Most teens struggling with a problem aren't going to set up a formal counseling appointment. Instead, they might drop hints during a group discussion or approach you quietly after youth group. Some might share what's troubling them only if you promise you won't tell their parents or anyone else.
That's a dangerous—if not impossible—promise to keep.
Most states have laws requiring certain professionals, such as doctors, teachers, and police, to alert authorities if they suspect that a child is being abused physically, sexually, or emotionally. In many states, these laws extend to pastors, childcare providers, and youth workers. "If you're a mandated reporter and fail to comply, you place yourself, your ministry, and its leadership in jeopardy," authors Rich Van Pelt and Jim Hancock write in The Youth Worker's Guide to Helping Teenagers in Crisis.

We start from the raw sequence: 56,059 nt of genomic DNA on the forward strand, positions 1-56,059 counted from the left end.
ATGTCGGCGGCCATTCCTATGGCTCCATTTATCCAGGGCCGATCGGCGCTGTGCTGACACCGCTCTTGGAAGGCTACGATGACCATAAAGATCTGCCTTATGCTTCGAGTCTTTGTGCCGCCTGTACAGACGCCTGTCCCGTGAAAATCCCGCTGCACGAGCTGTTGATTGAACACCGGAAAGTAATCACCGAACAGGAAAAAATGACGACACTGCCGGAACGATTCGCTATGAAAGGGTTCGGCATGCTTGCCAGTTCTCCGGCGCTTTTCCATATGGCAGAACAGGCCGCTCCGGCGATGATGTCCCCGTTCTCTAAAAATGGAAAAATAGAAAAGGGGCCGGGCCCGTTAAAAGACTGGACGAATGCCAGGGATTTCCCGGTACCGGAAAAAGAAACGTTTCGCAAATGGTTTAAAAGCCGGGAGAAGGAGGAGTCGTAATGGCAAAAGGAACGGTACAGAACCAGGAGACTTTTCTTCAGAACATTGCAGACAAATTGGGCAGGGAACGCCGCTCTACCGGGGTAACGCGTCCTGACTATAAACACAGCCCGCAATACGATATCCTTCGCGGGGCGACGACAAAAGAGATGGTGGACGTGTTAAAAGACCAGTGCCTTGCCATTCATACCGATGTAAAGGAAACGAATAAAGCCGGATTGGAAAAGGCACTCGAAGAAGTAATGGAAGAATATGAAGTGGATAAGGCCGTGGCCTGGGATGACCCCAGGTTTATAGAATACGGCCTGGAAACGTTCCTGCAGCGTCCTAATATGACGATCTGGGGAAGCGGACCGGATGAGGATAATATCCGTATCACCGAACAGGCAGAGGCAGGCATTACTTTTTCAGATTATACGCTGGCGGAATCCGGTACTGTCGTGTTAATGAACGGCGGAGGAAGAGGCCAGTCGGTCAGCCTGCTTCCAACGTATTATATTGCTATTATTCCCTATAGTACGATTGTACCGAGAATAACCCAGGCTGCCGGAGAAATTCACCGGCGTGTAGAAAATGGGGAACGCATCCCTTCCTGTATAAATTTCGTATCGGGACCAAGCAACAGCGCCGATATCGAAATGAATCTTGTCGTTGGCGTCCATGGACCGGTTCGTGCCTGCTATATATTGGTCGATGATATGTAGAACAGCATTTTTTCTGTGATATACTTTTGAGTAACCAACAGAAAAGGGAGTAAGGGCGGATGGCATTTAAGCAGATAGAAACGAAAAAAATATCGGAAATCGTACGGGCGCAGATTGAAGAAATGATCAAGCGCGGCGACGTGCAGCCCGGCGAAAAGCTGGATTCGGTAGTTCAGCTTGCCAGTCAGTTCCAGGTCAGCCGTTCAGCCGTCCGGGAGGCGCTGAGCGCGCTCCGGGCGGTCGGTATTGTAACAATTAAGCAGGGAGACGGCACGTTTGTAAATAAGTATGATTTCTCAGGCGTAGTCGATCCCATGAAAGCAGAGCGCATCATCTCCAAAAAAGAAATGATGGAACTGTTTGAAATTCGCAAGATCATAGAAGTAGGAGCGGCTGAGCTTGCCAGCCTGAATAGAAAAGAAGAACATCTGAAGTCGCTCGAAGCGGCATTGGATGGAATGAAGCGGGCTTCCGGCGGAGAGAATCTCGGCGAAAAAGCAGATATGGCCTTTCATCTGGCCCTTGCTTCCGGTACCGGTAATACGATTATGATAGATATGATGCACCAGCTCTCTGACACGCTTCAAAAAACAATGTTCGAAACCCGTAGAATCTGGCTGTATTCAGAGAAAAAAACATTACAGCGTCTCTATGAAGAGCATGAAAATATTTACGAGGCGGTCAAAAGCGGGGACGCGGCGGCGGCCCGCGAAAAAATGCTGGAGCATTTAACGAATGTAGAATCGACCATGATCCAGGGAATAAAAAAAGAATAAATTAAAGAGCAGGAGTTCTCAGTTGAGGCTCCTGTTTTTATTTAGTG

Just think of the consequences if a youth worker learned that a young woman was being molested by a relative, and he didn't report it as required by law. The young woman (and possibly other victims) could suffer years of continued abuse. In addition, if authorities learn that a church worker had knowledge of the crime and could have reported it years earlier, they could charge the youth worker with failing to report a crime and hold him partly responsible for the emotional and physical injuries the woman suffered at the abuser's hands.
It's important to know the laws in your state. Youth workers are expected to follow them, so a ministry would be wise to provide training regarding confidentiality, abuse disclosure, counseling licensure, and other issues that can arise during crisis intervention. Ignorance of the law is no defense.